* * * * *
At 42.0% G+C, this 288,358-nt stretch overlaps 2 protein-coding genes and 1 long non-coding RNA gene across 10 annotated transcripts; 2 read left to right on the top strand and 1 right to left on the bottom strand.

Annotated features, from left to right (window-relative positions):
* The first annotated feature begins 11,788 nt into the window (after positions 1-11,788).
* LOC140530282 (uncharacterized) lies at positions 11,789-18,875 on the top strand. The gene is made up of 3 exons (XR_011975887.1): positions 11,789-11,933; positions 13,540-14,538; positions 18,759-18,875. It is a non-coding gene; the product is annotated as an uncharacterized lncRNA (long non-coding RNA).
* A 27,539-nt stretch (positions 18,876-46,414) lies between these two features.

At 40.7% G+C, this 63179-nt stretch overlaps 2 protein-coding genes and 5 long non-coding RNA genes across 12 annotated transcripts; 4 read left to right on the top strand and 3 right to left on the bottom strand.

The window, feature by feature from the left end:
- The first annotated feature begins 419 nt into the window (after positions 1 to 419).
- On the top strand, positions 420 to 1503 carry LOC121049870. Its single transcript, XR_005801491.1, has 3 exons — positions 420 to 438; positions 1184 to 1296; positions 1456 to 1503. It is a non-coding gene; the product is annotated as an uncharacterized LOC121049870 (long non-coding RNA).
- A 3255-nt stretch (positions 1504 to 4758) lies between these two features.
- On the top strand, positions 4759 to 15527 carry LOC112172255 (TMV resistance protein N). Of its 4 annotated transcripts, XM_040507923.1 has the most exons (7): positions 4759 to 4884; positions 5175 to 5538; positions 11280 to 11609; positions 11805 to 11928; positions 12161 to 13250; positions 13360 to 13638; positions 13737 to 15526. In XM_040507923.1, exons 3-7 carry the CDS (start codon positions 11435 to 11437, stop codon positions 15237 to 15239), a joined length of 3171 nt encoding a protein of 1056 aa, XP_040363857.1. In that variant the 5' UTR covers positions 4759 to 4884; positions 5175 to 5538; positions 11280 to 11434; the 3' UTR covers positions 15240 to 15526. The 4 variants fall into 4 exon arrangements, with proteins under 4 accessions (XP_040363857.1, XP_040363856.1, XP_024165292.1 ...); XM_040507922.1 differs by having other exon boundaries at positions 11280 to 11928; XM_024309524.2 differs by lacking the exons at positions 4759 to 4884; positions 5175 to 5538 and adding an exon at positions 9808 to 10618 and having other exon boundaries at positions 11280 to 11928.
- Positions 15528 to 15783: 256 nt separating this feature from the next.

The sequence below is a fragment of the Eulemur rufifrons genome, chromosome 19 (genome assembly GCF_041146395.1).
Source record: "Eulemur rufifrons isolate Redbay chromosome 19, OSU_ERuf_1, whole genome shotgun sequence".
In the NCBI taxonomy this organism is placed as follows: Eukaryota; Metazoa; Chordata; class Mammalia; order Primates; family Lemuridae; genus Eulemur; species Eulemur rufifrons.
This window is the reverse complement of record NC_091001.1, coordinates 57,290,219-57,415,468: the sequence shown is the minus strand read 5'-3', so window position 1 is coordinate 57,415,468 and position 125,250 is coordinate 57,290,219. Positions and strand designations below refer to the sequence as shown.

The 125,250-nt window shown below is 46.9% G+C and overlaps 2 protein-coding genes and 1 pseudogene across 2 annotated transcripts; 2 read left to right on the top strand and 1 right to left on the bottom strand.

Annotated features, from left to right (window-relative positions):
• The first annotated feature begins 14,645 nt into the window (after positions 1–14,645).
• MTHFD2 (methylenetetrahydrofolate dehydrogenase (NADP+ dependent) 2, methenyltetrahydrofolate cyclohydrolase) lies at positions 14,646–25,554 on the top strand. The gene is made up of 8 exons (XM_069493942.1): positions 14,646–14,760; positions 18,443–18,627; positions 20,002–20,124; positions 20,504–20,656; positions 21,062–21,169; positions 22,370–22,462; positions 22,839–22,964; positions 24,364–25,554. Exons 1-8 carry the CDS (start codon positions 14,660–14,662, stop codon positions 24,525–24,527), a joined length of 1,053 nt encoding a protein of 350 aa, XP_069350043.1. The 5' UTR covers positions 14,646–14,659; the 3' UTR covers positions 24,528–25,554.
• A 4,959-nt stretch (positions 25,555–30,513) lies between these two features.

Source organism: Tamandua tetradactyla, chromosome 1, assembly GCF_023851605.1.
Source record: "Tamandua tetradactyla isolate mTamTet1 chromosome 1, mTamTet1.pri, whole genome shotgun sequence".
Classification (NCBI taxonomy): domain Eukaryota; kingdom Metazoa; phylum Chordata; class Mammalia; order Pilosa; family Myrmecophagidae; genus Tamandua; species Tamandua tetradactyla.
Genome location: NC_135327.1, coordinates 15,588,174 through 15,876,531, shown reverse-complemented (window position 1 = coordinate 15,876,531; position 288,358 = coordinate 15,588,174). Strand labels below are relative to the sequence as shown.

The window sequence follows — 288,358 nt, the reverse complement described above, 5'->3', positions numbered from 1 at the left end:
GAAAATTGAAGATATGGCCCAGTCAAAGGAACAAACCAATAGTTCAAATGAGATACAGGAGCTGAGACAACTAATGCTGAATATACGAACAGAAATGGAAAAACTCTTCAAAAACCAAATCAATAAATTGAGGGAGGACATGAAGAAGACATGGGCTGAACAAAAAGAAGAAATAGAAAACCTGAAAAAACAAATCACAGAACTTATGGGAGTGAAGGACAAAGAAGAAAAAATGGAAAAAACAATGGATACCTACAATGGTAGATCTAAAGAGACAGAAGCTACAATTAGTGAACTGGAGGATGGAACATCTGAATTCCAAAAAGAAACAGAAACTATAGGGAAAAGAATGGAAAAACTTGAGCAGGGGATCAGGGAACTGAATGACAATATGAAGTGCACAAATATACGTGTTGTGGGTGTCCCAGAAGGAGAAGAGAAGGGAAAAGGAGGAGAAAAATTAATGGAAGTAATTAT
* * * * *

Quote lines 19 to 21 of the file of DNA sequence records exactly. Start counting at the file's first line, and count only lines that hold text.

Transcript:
• The first annotated feature begins 14,645 nt into the window (after positions 1–14,645).
• MTHFD2 (methylenetetrahydrofolate dehydrogenase (NADP+ dependent) 2, methenyltetrahydrofolate cyclohydrolase) lies at positions 14,646–25,554 on the top strand. The gene is made up of 8 exons (XM_069493942.1): positions 14,646–14,760; positions 18,443–18,627; positions 20,002–20,124; positions 20,504–20,656; positions 21,062–21,169; positions 22,370–22,462; positions 22,839–22,964; positions 24,364–25,554. Exons 1-8 carry the CDS (start codon positions 14,660–14,662, stop codon positions 24,525–24,527), a joined length of 1,053 nt encoding a protein of 350 aa, XP_069350043.1. The 5' UTR covers positions 14,646–14,659; the 3' UTR covers positions 24,528–25,554.
• A 4,959-nt stretch (positions 25,555–30,513) lies between these two features.